CFMEU Tells MUA It Will Continue To Fight The Turnbull Government

CFMEU National Secretary Michael O’Connor has given a spirited update to the Maritime Union of Australia Bluewater Seafarers Commission in Melbourne. 

With the winding down of the vehicle building industry with a stroke of the Abbott/Turnbull Government’s pen and the recent passing of the Australian Building and Construction Commission, O’Connor said the union movement is facing tough times.



CFMEU National Secretary Michael O'Connor

Shipping also faces uncertain times with the Government yet to make clear its plans on cabotage laws. 

"The Turnbull Government is out to destroy your union, your family and your community,” he said.

"We’ve never seen a government before that wants to destroy jobs just for being in a union.

"We’ve got to fight them at every opportunity and make sure it’s them and not us."

O’Connor said despite some small wins Malcolm Turnbull remains on the back foot.

The lack of a legislative program, a divided party and difficult Senate all make things more difficult for an unpopular prime minister.

"They’re had a few glitches along the way,” he said.

"We have been able to out lobby them because we represent real Australia."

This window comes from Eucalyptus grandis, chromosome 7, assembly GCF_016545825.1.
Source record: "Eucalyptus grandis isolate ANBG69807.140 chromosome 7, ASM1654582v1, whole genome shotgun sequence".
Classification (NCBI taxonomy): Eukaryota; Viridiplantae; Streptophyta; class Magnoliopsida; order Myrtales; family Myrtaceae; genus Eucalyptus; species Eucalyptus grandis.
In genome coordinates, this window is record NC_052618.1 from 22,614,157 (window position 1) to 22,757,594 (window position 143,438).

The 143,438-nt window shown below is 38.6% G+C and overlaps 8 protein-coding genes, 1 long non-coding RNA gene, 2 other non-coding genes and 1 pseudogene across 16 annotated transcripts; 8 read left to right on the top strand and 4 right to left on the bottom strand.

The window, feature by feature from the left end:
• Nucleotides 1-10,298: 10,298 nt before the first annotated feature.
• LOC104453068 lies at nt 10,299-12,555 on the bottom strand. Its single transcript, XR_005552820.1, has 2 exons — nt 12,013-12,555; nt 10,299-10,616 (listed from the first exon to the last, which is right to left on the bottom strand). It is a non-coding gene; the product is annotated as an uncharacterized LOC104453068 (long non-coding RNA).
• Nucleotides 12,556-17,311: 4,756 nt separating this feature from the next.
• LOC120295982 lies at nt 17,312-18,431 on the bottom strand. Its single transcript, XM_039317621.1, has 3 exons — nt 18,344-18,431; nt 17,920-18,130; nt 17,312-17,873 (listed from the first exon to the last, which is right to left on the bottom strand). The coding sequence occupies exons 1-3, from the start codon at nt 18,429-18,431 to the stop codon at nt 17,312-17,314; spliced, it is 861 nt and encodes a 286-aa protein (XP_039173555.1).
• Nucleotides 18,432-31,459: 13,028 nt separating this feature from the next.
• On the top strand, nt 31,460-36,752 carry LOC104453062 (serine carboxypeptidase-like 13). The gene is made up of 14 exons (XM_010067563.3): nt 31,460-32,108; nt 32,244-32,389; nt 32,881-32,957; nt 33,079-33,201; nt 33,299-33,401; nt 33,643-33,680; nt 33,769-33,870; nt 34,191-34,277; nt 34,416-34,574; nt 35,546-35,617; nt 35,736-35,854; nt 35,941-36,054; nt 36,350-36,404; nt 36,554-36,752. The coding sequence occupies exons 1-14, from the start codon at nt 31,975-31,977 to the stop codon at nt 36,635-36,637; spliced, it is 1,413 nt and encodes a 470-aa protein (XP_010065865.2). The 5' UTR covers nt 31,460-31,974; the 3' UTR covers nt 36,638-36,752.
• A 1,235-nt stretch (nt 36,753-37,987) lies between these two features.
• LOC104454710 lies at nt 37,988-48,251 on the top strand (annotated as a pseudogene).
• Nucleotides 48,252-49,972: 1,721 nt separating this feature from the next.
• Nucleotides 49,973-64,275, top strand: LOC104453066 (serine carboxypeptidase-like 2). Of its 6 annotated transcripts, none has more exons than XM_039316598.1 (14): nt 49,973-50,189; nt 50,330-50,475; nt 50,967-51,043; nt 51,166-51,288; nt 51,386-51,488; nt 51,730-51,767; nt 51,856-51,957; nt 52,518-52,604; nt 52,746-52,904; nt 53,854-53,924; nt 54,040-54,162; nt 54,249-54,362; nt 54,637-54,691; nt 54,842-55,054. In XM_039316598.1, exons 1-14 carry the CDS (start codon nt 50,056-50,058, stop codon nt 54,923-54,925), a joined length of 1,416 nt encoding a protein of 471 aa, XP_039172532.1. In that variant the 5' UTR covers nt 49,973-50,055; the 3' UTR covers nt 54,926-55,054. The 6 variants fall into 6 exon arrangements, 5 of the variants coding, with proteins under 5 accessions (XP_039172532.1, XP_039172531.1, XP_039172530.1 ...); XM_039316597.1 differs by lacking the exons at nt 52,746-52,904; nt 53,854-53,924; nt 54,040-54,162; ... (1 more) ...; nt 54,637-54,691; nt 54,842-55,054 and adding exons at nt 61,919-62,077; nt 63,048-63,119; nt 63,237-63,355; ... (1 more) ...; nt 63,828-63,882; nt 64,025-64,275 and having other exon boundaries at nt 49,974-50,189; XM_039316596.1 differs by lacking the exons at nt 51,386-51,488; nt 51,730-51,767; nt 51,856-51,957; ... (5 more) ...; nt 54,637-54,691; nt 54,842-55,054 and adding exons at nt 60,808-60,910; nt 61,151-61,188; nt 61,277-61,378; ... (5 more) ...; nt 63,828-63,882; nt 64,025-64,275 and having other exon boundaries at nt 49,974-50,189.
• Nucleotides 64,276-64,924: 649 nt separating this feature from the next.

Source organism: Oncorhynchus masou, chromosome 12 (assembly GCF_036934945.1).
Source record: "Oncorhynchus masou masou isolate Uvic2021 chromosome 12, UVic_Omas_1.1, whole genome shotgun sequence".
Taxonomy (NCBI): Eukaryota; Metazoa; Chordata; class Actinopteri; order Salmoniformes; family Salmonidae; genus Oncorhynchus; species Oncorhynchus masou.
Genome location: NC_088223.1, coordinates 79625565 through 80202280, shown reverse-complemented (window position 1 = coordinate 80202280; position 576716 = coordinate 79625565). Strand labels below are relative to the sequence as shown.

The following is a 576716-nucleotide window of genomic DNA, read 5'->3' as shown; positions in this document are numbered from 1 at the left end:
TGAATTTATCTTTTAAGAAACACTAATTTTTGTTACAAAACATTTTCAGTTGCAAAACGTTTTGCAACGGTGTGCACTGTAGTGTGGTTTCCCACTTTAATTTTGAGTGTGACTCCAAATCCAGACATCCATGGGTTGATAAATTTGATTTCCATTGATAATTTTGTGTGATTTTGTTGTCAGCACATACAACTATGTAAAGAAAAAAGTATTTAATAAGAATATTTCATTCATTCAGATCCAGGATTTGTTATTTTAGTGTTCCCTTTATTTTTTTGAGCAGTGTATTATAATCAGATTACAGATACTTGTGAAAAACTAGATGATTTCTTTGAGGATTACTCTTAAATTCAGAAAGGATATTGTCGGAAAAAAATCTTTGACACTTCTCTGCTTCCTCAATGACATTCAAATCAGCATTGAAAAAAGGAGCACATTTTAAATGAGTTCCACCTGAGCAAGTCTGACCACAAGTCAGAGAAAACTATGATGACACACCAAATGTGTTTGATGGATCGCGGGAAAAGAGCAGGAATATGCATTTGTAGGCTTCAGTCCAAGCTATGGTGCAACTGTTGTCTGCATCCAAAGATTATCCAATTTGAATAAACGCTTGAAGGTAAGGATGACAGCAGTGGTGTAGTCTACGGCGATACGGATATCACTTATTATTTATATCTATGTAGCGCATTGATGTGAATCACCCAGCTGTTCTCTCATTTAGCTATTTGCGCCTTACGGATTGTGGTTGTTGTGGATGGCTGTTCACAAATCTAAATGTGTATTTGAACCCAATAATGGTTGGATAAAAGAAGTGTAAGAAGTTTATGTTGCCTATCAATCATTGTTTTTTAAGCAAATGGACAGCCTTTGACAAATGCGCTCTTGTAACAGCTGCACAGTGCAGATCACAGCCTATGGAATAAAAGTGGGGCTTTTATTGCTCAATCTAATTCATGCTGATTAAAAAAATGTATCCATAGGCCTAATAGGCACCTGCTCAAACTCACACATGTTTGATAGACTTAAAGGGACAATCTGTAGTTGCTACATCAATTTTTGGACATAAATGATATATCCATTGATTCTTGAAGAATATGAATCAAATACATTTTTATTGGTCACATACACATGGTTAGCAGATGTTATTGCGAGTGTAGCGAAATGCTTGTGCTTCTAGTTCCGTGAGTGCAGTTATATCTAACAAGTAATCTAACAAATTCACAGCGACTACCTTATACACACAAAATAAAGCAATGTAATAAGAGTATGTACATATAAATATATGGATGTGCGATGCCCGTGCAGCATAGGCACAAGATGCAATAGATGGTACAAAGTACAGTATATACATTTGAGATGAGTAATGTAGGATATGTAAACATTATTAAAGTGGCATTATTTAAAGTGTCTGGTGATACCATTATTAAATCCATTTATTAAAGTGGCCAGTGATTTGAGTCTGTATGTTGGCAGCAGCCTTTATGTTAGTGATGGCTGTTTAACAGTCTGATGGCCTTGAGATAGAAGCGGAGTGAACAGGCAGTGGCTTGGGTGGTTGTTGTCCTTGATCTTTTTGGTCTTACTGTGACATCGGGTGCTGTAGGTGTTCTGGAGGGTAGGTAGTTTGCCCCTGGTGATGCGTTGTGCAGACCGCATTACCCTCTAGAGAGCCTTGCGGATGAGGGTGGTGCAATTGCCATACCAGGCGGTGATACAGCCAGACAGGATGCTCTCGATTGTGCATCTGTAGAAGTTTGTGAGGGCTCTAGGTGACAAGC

O’Connor paid tribute to the MUA’s campaign on the MV Portland, where the union and its members not only protested locally but lobbied politicians and community leaders in addition to setting up the Jobs Embassy outside Parliament House in Canberra.

“Many others would have let that slide but you didn’t,” O’Connor said.

"You didn’t limit it to Portland, there wasn’t a politician in this country or community leader in this country who didn’t know about Portland, so the entire community knew."

O’Connor said in referring to the recent federal election, where Turnbull squandered a 23 seat majority to win by a single seat, that he was always confident a bad government could be toppled.

"We don’t go into a blue expecting to lose; we go into blues expecting to win,” he said.

On the prospect of a merger between the CFMEU, MUA, and TCFUA, O’Connor said his union had existed for the past 23 years.

"We have a divisional structure and workers elect and sort out their own affairs in their own industry,” he said.

"We don’t want to erode the history and culture of anyone.

"If the amalgamation goes ahead - and the members will determine that - it will go ahead with the history and culture of the unions intact."